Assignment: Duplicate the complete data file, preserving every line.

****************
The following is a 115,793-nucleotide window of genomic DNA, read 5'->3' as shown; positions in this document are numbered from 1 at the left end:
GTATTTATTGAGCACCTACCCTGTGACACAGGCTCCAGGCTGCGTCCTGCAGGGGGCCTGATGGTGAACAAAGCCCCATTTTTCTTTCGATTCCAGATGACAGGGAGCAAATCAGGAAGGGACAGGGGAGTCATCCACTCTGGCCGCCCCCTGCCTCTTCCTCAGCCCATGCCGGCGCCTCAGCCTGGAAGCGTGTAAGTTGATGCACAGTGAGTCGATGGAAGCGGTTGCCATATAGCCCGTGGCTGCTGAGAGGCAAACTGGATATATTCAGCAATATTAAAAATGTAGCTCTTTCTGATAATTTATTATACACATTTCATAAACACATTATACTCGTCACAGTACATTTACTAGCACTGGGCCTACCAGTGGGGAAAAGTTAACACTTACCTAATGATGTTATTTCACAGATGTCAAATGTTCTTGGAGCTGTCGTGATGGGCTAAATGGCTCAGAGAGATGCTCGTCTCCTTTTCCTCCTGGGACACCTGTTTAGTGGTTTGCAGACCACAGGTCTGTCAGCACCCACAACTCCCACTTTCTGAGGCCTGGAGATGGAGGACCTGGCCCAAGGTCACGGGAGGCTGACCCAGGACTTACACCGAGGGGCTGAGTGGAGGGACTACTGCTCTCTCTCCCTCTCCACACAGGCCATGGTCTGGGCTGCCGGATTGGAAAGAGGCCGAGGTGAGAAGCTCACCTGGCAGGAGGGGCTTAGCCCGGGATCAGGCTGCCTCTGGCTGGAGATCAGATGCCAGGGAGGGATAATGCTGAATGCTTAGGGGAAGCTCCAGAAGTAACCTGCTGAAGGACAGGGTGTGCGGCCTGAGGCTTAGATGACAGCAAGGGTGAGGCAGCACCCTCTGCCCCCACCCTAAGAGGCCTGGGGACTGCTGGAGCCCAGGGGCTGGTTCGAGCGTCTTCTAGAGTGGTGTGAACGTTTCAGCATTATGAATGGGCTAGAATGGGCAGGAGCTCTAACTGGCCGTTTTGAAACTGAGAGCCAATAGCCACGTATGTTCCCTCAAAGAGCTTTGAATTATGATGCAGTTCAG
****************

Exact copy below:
The following is a 115,793-nucleotide window of genomic DNA, read 5'->3' as shown; positions in this document are numbered from 1 at the left end:
GTATTTATTGAGCACCTACCCTGTGACACAGGCTCCAGGCTGCGTCCTGCAGGGGGCCTGATGGTGAACAAAGCCCCATTTTTCTTTCGATTCCAGATGACAGGGAGCAAATCAGGAAGGGACAGGGGAGTCATCCACTCTGGCCGCCCCCTGCCTCTTCCTCAGCCCATGCCGGCGCCTCAGCCTGGAAGCGTGTAAGTTGATGCACAGTGAGTCGATGGAAGCGGTTGCCATATAGCCCGTGGCTGCTGAGAGGCAAACTGGATATATTCAGCAATATTAAAAATGTAGCTCTTTCTGATAATTTATTATACACATTTCATAAACACATTATACTCGTCACAGTACATTTACTAGCACTGGGCCTACCAGTGGGGAAAAGTTAACACTTACCTAATGATGTTATTTCACAGATGTCAAATGTTCTTGGAGCTGTCGTGATGGGCTAAATGGCTCAGAGAGATGCTCGTCTCCTTTTCCTCCTGGGACACCTGTTTAGTGGTTTGCAGACCACAGGTCTGTCAGCACCCACAACTCCCACTTTCTGAGGCCTGGAGATGGAGGACCTGGCCCAAGGTCACGGGAGGCTGACCCAGGACTTACACCGAGGGGCTGAGTGGAGGGACTACTGCTCTCTCTCCCTCTCCACACAGGCCATGGTCTGGGCTGCCGGATTGGAAAGAGGCCGAGGTGAGAAGCTCACCTGGCAGGAGGGGCTTAGCCCGGGATCAGGCTGCCTCTGGCTGGAGATCAGATGCCAGGGAGGGATAATGCTGAATGCTTAGGGGAAGCTCCAGAAGTAACCTGCTGAAGGACAGGGTGTGCGGCCTGAGGCTTAGATGACAGCAAGGGTGAGGCAGCACCCTCTGCCCCCACCCTAAGAGGCCTGGGGACTGCTGGAGCCCAGGGGCTGGTTCGAGCGTCTTCTAGAGTGGTGTGAACGTTTCAGCATTATGAATGGGCTAGAATGGGCAGGAGCTCTAACTGGCCGTTTTGAAACTGAGAGCCAATAGCCACGTATGTTCCCTCAAAGAGCTTTGAATTATGATGCAGTTCAG